Recovery Workshop: Lesson Twenty-Three
Practical Uses for Measuring
It's one thing to take the time to struggle through what is most likely a boring, confusing and murky series of 'behavior measurement' lessons in the name of 'recovery'. Heck, after three weeks of lessons, your efforts would be better spent working directly with the nuts and bolts of recovery. I mean, who wants to voluntarily return to 8th grade math class? If this has been your experience so far, it would be a crap shoot at best as to whether or not you will derive any benefit from such an important learning experience. Worse, by not taking the time to understand what measuring compulsive behavior is all about, it may actually have a detrimental effect on your own recovery...as you will find it easier and easier to pick and choose the recovery concepts that you enjoy. The ones that leave you emotionally stimulated.
So, with that in mind, the purpose of this lesson is to put the skill of 'measuring compulsive behavior' into real life context. Hopefully, when seeing how this skill is utilized, it will prompt a more clear understanding...and a more positive learning approach...from those whose goal may have been to just 'get through' these more technical lessons. The skill of measuring your behavior is one that you absolutely want to master. And while it may not be a critical skill in living a healthy life, it has proven to be a valuable one for a permanent recovery.
Pulling it All Together
The majority of the work we have done so far in the workshop has been in the area of understanding the patterns involved with compulsive behavior. We began by looking at the role that emotions play in compulsive behavior, we looked at the natural need to experience/maintain emotional stimulation/balance, and we looked at reasons how that balance can get upset. We explored how people can use values to help them maintain their emotional balance, and how others who lack such skills use artificial means to manage their emotions. We then explored the elements that are involved in artificially managing our emotions via compulsive sexual and/or romantic behavior. In this last lesson, we began assigning arbitrary numbers to the elements of this artificial stimulation. In the next lesson, you'll expand the concept of measuring individual elements to the concept of measuring comprehensive chains of elements. This will all be done under the auspices of measuring compulsive behavior.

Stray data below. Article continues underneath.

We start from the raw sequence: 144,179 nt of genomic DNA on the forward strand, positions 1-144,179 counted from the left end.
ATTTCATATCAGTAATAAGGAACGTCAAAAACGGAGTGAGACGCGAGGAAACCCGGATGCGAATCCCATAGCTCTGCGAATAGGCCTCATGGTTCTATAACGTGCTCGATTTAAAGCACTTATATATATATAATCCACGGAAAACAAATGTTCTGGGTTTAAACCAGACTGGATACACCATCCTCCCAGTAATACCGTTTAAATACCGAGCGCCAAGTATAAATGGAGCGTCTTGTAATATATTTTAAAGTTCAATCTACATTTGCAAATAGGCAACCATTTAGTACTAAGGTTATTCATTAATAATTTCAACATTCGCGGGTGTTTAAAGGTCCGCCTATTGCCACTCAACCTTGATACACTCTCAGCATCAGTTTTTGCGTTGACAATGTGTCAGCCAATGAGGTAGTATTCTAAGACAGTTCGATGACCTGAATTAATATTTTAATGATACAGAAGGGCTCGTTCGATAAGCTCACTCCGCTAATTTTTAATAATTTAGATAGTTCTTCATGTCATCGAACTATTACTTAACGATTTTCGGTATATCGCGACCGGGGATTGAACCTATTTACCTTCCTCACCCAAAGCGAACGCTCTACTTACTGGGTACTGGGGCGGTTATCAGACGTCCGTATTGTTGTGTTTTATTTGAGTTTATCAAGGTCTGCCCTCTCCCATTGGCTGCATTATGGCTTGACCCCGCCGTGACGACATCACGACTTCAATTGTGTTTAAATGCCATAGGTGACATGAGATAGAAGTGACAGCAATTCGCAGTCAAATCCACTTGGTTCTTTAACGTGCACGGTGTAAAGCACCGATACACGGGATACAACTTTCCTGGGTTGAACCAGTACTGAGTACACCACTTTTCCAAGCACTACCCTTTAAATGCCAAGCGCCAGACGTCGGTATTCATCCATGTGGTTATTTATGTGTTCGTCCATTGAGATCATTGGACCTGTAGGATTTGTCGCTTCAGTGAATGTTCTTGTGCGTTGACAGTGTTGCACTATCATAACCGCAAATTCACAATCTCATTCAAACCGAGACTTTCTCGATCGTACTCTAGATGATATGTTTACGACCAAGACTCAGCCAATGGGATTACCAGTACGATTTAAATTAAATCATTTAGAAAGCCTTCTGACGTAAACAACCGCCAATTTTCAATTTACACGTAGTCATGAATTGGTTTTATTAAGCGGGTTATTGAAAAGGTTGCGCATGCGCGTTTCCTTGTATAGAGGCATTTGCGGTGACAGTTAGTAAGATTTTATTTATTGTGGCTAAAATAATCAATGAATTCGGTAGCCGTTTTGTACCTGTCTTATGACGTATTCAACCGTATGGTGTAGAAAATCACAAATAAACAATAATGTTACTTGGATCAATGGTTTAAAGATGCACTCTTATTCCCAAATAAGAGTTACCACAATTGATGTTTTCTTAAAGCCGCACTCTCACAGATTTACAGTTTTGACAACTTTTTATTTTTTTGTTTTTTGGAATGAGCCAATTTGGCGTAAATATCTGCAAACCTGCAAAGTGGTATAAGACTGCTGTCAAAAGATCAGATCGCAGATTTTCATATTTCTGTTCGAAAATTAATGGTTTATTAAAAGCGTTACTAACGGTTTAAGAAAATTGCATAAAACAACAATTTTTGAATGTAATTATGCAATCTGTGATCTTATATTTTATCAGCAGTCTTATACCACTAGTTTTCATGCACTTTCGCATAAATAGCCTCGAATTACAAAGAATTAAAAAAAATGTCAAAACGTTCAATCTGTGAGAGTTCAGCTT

Uses for Measuring Behavior
There are three areas where measuring compulsive behavior comes into play in recovery. These areas are Assessment, Self-Awareness and Relapse Prevention. Let's explore each in a real-life application.
Assessing Behavioral Patterns
When most people begin to examine the compulsive nature of their behavior, they do so by seeing a single, stand alone behavior. They 'look at porn'. They 'had an affair'. They 'used a prostitute'. They 'frequent strip clubs'. And even when these behaviors are used in combination, it is always with the underlying perception that each behavior is a single entity...as opposed to a complex series of smaller behaviors, ongoing choices, changing perceptions, etc. It is this inability to accurately assess their own behavior that often leads to the "rituals" that are associated with more complex behavioral patterns. The rituals where, once they have experienced one or two elements of that ritual...say, the urge to view porn...and a visit to a porn site...they lose the ability to stop themselves until the ritual is complete. Or, abruptly stopped by some other means. See: wife wakes up for midnight snack. Of course, they really have never lost the ability to make choices along the way, it's just that the patterns have become so ingrained, that having the option of choice is no longer experienced. The ritual...from initial urge to final orgasm (or whatever the particular elements might be for any given individual)...is seen as one single act.
Measuring such compulsive acts forces you to break down that 'single act' into a more realistic, more accurate series of patterned behavior. When you have literally mapped out that pattern into smaller, separate events, and then assigned some measurement of emotional stimulation to each event, what you have actually done is allowed yourself to fully assess your behavior in a useful way. Not only did you address the physical aspects of the pattern, not only did you recognize the elemental aspects, but most importantly, you provided yourself with a means for assessing your emotions — and how they were impacted by each element. And this is a major key to the skills you will be learning in Urge Control.
In the previous lesson, each behavioral element was painstakingly written out, with measurements assigned to both the behavior and the filters to that behavior. You are STRONGLY encouraged to master this process to such a level. Not necessarily for the ultimate benefits that it will provide in measuring, but for the absolute understanding and visualization that you will develop for seeing your behaviors for what they are...and the functional role that they play in your life. In reality, 'measuring your behavior' is significantly less complex...requiring minutes, as opposed to an hour or more. Let's look at a realistic example in action:
Vicki loved her fiancee. They had been engaged for nearly three years, and she had no doubts about her desire to eventually marry him. Yet, she found herself engaging in sexual liaisons with many other men. Complete strangers, some. Her fiancee's friends, others. Coworkers, schoolmates, neighbors...it seemed as if anyone who showed her any attention, or any affection, she would end up in bed with.
She hated herself for what she was doing. Wanted to stop and promised to stop on many occasions. But it never lasted. When she was first asked to 'map out' her behavior, she wrote simply:
A guy would show me attention and I would sleep with them.